Rose and Honey For Skincare: an Experiment Continues


Not too long ago, I started a bit of an experiment (this kind of thing seems to happen to me a lot). The experiment: pair up raw honey with rose.

Why?

Because they are both fabulous skincare ingredients and I am slightly addicted to both.

Correction: hopelessly addicted to both.

My first thought was to pop some quality dried roses into honey and simply let them infuse to their hearts desire. So that's what I did.

But First, Eye Candy

If you let your gaze drift to the top of this post you'll get a proper peek at what honey and rose look like when they are combined.

They obviously love each other – otherwise they just wouldn't look that fabulous.

Some of you have asked me if I have an expert photographer guiding me and what kind of fancy equipment I use to take my pictures, but I don't, and I don't. (no April Fooling!)

Seriously, it's the ingredients.

They literally do this all by themselves. I am just extremely lucky to capture them. Admittedly, I do keep a careful eye out for when they want to be photographed (which seems to be quite often), but that's practically it.

Back to the Experiment

So far, pairing rose and raw honey has proved to be an excellent idea.

As this is an exploratory experiment, I let my nose be the guide as to infusion time. It turned out 10 days was enough to produce an beautifully rose-scented honey.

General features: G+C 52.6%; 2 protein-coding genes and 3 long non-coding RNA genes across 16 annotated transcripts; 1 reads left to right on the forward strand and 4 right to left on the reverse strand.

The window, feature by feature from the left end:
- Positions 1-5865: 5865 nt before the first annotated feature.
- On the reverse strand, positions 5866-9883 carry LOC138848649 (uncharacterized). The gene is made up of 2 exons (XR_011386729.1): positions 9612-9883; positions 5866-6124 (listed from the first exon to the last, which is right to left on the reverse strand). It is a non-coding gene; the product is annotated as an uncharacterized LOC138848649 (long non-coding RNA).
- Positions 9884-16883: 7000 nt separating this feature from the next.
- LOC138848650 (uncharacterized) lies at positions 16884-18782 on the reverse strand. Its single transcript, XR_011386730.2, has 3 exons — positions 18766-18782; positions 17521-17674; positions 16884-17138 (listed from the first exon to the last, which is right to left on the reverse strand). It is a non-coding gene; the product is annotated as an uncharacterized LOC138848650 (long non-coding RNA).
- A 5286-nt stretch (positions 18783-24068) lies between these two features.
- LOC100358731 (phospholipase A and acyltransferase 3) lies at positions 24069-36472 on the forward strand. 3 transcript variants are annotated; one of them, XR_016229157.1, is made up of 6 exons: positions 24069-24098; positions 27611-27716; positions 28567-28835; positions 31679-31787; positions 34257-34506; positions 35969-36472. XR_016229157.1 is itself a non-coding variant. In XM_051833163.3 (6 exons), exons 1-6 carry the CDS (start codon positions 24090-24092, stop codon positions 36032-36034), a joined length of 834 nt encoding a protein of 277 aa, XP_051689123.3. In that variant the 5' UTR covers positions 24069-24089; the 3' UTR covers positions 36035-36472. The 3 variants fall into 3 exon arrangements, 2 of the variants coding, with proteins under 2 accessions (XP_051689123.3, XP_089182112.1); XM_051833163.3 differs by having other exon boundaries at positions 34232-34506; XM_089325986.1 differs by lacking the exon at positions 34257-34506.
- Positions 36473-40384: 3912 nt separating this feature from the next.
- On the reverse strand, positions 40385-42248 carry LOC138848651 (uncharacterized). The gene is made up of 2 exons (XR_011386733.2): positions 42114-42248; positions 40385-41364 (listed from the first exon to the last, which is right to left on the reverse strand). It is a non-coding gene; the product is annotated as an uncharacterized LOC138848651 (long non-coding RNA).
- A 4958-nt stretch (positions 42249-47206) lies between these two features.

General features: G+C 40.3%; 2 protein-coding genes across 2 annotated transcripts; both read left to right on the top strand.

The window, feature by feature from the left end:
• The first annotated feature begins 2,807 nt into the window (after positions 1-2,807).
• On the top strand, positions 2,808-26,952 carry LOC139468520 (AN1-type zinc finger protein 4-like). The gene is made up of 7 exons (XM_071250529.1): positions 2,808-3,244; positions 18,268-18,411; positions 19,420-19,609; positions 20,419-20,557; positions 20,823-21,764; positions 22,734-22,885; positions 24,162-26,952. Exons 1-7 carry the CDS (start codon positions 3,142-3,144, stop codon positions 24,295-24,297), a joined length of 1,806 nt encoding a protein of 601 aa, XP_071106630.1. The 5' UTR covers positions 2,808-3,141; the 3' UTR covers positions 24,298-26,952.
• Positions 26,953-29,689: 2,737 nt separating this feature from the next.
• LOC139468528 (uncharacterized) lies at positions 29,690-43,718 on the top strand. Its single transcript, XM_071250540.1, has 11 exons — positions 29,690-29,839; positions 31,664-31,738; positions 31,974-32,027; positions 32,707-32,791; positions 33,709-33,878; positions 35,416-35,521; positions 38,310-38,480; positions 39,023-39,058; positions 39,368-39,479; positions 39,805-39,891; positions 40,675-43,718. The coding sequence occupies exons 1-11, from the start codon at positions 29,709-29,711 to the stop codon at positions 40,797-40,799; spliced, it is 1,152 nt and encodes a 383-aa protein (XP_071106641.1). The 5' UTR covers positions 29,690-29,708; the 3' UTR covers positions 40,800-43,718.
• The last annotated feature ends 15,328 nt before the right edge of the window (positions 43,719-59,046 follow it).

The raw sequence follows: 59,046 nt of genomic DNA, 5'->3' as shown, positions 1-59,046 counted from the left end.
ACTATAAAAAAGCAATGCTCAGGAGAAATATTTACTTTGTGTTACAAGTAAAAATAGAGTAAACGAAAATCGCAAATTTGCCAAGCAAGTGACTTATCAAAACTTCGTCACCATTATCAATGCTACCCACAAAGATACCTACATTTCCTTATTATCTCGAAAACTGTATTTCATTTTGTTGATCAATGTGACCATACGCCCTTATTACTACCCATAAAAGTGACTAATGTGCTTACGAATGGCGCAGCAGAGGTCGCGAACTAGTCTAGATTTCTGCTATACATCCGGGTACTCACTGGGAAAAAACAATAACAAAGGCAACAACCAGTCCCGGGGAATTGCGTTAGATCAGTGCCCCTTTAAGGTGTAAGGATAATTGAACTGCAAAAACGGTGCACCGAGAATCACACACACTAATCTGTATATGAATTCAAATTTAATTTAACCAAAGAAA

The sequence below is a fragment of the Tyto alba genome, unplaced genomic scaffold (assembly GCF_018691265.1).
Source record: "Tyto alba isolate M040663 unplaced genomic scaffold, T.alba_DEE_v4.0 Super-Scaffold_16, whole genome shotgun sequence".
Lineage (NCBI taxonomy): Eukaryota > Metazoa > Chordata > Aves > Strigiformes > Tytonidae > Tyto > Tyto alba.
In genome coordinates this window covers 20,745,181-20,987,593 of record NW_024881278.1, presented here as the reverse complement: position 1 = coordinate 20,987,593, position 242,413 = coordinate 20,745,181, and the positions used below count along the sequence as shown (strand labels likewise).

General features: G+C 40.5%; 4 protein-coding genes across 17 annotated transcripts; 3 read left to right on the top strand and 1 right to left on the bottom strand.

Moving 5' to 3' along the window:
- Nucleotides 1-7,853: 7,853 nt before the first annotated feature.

But I did run into a bit of a snag when this batch was ready to be strained. The very thought of discarding even the smallest amount of honey or rose made me physically ache.

After contemplating options, I decided not to strain it at all. Instead, the entire contents was emptied into a bowl.



My handy dandy stick blender was produced and put into action until the mixture looked happy.

And this is how it turned out.

What we have here is a honey rose mixture that smells fabulous, offers gentle exfoliation and cleanses beautifully.

But there are a couple of downsides. The contents is a hard to dispense and more messy to use than cleansers that let themselves be pumped out of a bottle.

Also, the honey will (unsurprisingly) tend to migrate to the bottom.

But then, this is just phase one.

Phase Two

A few ideas are beginning to take form as I have started new infusions. I promise to update as soon as there is more to report!

Do Tell

Have you worked with rose and honey in your skincare? How do you use them?

How This Experiment Began

Check this post for the beginning of this experiment and if you're interested in some links to more info, you'll find some at the bottom of the post. 

Comments

Ieva said…
Hello :)
About packaging - maybe silicone travel tubes would be suitable? Much more leakproof caps than most lotion tubes and easy to squash separated ingredients together again. Not the prettiest packaging but might be useful for work in progress?
Lise Andersen said…
Hi Leva — Thanks for the input! Very clever idea and Inam on my way to check it out !
akoh said…
This is the most. gorgeous. thing. I would wonder about adding a suspending agent so the honey doesnt sink; or would this require an emulsifier? Obsessed with your work btw -- I'm the one (@adelinekohphd) who posted my glycerite inspirations via your book yesterday
LisaLise said…
Thank you Ahoh — I’ve pretty much cracked the suspension issue and am in the process of tweaking 🙏🏻💗